Other half-truths and bold-faced lies included the George W. Bush’s insistence that there are 30 countries in the Iraqi coalition, when half a dozen have already bolted, and the disingenuous suggestion that Poland was involved during the invasion when they were only part of what has become the interminable clean-up, policing affair. Also, the president’s insistence that 100,000 Iraqis have been trained to fight on the coalition’s side is wishful at best. According to a widely recorded statement by Iraqi Prime Minister Allawi last week, only 50,000 Iraqi troops would be ready by the proposed January election. Kerry erroneously claimed weapons of mass destruction crossed the Iraqi border every day. Zap! Bush claimed 75% of al Qaeda was gutted, despite CIA reports in August that just 66% of the original members responsible for 9/11 were apprehended or killed while more than twice as many have joined forces since the Iraq occupation. Buzz!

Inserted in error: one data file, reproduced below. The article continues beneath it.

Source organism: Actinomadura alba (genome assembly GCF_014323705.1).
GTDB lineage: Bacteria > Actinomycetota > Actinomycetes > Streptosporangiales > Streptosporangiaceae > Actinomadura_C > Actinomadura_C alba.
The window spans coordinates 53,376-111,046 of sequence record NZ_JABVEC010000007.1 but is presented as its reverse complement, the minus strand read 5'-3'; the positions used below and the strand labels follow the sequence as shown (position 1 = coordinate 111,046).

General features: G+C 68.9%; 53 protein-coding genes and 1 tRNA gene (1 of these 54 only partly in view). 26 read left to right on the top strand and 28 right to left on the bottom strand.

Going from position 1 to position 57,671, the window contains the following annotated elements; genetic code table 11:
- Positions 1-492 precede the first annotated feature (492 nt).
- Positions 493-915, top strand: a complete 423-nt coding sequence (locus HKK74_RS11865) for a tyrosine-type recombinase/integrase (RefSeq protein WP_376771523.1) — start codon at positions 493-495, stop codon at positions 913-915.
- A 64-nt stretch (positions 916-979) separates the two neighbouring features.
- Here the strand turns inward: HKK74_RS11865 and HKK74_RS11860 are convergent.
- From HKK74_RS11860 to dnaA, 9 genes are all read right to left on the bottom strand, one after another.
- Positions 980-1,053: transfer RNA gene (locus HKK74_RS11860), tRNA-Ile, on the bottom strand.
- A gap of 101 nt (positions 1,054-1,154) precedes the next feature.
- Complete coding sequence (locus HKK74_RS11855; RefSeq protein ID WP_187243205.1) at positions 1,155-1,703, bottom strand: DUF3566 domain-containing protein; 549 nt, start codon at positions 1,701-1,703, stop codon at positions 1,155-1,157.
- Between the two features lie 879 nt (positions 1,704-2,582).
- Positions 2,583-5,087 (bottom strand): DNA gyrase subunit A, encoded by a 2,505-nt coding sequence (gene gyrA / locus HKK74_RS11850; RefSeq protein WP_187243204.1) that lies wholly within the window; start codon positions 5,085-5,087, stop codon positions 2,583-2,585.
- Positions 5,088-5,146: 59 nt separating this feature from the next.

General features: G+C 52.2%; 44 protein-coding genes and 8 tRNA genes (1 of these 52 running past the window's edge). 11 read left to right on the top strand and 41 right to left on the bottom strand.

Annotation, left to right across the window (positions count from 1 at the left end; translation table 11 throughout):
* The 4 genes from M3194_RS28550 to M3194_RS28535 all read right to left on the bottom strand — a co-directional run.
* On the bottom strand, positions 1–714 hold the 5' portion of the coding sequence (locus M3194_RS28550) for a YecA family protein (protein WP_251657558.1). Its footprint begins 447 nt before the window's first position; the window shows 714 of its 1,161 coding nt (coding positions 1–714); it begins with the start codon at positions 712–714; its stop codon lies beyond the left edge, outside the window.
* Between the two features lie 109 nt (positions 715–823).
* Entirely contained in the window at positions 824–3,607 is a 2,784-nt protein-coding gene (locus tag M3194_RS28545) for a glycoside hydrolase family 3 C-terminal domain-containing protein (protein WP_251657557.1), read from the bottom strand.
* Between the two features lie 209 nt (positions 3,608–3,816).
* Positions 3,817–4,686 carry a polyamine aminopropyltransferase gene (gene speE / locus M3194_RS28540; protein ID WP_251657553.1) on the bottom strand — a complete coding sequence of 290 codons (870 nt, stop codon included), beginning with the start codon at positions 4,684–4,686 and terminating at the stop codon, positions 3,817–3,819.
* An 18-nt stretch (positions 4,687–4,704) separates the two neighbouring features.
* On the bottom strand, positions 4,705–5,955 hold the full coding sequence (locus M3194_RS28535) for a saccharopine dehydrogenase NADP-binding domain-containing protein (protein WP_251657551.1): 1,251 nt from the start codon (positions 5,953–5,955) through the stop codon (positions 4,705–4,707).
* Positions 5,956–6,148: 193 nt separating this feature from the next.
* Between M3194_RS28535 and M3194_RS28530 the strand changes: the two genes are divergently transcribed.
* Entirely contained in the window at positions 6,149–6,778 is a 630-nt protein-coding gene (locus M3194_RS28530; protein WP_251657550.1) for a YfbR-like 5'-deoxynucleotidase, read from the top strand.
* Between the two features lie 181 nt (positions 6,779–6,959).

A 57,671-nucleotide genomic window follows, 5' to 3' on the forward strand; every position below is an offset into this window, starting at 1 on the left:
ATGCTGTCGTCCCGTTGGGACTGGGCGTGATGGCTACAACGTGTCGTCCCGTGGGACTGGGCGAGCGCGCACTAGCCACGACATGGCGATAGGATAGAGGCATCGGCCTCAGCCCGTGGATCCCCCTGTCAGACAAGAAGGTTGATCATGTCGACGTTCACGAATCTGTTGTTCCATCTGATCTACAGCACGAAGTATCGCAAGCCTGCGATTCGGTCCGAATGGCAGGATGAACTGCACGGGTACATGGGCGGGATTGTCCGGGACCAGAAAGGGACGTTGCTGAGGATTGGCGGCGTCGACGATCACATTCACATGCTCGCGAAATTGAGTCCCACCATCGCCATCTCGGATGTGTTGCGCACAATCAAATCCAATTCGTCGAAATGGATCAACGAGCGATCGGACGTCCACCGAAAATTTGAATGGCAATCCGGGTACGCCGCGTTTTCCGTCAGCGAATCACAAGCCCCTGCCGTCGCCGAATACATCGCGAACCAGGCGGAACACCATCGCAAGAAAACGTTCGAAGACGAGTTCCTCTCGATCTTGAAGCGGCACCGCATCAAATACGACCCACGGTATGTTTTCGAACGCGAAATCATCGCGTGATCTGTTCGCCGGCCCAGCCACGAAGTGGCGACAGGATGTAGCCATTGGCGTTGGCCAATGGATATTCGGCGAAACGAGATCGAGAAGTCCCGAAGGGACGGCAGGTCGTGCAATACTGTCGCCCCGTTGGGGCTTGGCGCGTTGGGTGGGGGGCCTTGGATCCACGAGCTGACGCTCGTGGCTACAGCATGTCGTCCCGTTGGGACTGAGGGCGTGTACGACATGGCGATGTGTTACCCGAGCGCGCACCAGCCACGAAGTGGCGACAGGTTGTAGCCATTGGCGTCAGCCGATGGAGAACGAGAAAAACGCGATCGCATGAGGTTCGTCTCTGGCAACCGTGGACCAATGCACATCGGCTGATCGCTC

Finally, both candidates, expecting most Americans to have little to no idea what’s transpiring in North Korea or Russia threw facts to the wind in a drunken abuse of reality. Bush charged that Kerry's proposal to have direct talks with North Korea would end the six-nation diplomacy that the administration has pursued over Pyongyang's nuclear ambitions and cause China to withdraw. Zap! Truth is four of the countries have already held extensive talks with North Korea during the six-party process and China has publicly called for the U.S. to conduct open negotiations with the rogue state. Kerry lost his mind for a moment when he claimed to have visited a place he called Treblinka Square in Russia years ago when no place exists. Buzz! Treblinka was a Nazi death camp in Poland during WWII, not a salient geographical location to the present debate. But even I had to step in and end the madness when the Buzz Word/Mission Statement part of the experiment got out of hand. From the beginning both candidates used questions and issues to set up their repetitive campaign jargon like Bush’s mantra that his opponent sends a "mixed message", a phrase he used no less than seven times, while Kerry drove home the words, "mislead or misjudge" some 11 times.